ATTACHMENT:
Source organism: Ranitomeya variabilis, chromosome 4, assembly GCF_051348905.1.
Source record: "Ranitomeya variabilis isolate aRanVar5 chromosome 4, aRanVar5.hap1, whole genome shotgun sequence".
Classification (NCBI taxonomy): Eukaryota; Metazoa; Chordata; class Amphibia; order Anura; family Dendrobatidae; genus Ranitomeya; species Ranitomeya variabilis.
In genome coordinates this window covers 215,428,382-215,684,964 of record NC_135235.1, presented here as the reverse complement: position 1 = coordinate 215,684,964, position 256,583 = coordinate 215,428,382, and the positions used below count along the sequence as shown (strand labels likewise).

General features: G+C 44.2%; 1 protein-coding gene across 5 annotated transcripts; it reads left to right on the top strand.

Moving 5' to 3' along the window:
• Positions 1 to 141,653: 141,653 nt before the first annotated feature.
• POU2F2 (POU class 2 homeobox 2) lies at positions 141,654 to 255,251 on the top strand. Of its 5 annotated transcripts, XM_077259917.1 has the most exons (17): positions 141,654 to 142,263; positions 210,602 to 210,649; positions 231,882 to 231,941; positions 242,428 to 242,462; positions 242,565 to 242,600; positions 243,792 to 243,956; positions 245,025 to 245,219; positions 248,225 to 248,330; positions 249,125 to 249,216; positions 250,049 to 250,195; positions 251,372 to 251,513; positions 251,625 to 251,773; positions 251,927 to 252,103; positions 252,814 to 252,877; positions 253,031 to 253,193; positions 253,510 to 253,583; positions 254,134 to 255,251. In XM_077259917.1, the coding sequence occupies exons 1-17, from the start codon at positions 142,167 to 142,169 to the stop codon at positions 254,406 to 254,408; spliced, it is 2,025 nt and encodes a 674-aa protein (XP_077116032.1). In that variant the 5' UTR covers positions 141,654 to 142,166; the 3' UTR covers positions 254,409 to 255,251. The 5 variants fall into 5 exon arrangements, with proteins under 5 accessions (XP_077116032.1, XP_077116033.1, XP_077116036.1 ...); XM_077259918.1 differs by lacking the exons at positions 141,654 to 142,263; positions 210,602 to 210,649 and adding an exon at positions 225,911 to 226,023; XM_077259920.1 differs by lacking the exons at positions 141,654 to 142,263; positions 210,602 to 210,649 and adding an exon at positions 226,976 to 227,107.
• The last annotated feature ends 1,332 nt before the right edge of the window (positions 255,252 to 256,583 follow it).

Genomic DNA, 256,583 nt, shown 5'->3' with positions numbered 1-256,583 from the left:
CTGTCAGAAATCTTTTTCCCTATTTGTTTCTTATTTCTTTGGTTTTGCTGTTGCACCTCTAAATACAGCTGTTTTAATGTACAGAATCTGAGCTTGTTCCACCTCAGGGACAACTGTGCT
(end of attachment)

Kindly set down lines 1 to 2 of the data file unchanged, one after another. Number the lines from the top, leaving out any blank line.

Source organism: Ranitomeya variabilis, chromosome 4, assembly GCF_051348905.1.
Source record: "Ranitomeya variabilis isolate aRanVar5 chromosome 4, aRanVar5.hap1, whole genome shotgun sequence".